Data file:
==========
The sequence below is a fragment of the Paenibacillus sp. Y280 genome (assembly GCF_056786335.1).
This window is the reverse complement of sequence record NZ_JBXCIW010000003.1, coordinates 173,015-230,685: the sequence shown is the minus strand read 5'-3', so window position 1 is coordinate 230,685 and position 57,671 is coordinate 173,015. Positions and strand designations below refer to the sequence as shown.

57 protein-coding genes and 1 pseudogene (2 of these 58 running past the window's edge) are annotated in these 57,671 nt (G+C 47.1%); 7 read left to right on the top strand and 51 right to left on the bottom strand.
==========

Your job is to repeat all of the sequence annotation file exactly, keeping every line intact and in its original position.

The sequence below is a fragment of the Paenibacillus sp. Y280 genome (assembly GCF_056786335.1).
This window is the reverse complement of sequence record NZ_JBXCIW010000003.1, coordinates 173,015-230,685: the sequence shown is the minus strand read 5'-3', so window position 1 is coordinate 230,685 and position 57,671 is coordinate 173,015. Positions and strand designations below refer to the sequence as shown.

57 protein-coding genes and 1 pseudogene (2 of these 58 running past the window's edge) are annotated in these 57,671 nt (G+C 47.1%); 7 read left to right on the top strand and 51 right to left on the bottom strand.